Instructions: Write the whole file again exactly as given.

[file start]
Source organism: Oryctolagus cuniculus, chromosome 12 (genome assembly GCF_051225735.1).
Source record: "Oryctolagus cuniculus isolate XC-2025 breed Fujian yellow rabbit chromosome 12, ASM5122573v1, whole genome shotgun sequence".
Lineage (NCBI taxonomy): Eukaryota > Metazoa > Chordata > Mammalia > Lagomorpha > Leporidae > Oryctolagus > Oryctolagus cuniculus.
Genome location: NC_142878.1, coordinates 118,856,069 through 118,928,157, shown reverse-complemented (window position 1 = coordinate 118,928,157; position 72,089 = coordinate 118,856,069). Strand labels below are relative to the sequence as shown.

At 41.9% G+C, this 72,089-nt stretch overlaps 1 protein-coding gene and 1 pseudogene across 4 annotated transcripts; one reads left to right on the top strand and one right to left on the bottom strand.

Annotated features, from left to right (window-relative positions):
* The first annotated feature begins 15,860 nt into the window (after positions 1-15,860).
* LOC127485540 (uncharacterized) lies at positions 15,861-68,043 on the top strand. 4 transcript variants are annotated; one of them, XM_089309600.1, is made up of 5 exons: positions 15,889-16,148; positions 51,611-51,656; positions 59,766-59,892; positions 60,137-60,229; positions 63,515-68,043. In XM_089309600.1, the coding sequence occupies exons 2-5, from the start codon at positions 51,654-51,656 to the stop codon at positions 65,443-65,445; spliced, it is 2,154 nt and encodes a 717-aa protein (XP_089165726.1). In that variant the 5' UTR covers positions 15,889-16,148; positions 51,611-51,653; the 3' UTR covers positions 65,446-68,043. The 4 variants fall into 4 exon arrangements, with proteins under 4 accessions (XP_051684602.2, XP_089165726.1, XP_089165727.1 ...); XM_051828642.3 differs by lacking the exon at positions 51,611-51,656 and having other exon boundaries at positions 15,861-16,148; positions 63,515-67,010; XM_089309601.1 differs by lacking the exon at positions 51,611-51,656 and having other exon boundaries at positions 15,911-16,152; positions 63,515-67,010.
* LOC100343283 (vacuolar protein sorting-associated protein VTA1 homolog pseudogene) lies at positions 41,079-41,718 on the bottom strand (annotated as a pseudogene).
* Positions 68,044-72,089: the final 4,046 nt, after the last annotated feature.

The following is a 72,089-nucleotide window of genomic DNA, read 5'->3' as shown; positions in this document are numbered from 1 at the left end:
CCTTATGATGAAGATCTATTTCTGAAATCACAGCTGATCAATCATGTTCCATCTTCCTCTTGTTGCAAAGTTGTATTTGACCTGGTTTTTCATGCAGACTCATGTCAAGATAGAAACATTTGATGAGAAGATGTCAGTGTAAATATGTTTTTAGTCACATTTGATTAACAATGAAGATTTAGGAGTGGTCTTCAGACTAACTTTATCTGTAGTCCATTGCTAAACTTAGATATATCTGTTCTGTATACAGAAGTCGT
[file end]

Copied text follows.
Source organism: Oryctolagus cuniculus, chromosome 12 (genome assembly GCF_051225735.1).
Source record: "Oryctolagus cuniculus isolate XC-2025 breed Fujian yellow rabbit chromosome 12, ASM5122573v1, whole genome shotgun sequence".
Lineage (NCBI taxonomy): Eukaryota > Metazoa > Chordata > Mammalia > Lagomorpha > Leporidae > Oryctolagus > Oryctolagus cuniculus.
Genome location: NC_142878.1, coordinates 118,856,069 through 118,928,157, shown reverse-complemented (window position 1 = coordinate 118,928,157; position 72,089 = coordinate 118,856,069). Strand labels below are relative to the sequence as shown.

At 41.9% G+C, this 72,089-nt stretch overlaps 1 protein-coding gene and 1 pseudogene across 4 annotated transcripts; one reads left to right on the top strand and one right to left on the bottom strand.

Annotated features, from left to right (window-relative positions):
* The first annotated feature begins 15,860 nt into the window (after positions 1-15,860).
* LOC127485540 (uncharacterized) lies at positions 15,861-68,043 on the top strand. 4 transcript variants are annotated; one of them, XM_089309600.1, is made up of 5 exons: positions 15,889-16,148; positions 51,611-51,656; positions 59,766-59,892; positions 60,137-60,229; positions 63,515-68,043. In XM_089309600.1, the coding sequence occupies exons 2-5, from the start codon at positions 51,654-51,656 to the stop codon at positions 65,443-65,445; spliced, it is 2,154 nt and encodes a 717-aa protein (XP_089165726.1). In that variant the 5' UTR covers positions 15,889-16,148; positions 51,611-51,653; the 3' UTR covers positions 65,446-68,043. The 4 variants fall into 4 exon arrangements, with proteins under 4 accessions (XP_051684602.2, XP_089165726.1, XP_089165727.1 ...); XM_051828642.3 differs by lacking the exon at positions 51,611-51,656 and having other exon boundaries at positions 15,861-16,148; positions 63,515-67,010; XM_089309601.1 differs by lacking the exon at positions 51,611-51,656 and having other exon boundaries at positions 15,911-16,152; positions 63,515-67,010.
* LOC100343283 (vacuolar protein sorting-associated protein VTA1 homolog pseudogene) lies at positions 41,079-41,718 on the bottom strand (annotated as a pseudogene).
* Positions 68,044-72,089: the final 4,046 nt, after the last annotated feature.

The following is a 72,089-nucleotide window of genomic DNA, read 5'->3' as shown; positions in this document are numbered from 1 at the left end:
CCTTATGATGAAGATCTATTTCTGAAATCACAGCTGATCAATCATGTTCCATCTTCCTCTTGTTGCAAAGTTGTATTTGACCTGGTTTTTCATGCAGACTCATGTCAAGATAGAAACATTTGATGAGAAGATGTCAGTGTAAATATGTTTTTAGTCACATTTGATTAACAATGAAGATTTAGGAGTGGTCTTCAGACTAACTTTATCTGTAGTCCATTGCTAAACTTAGATATATCTGTTCTGTATACAGAAGTCGT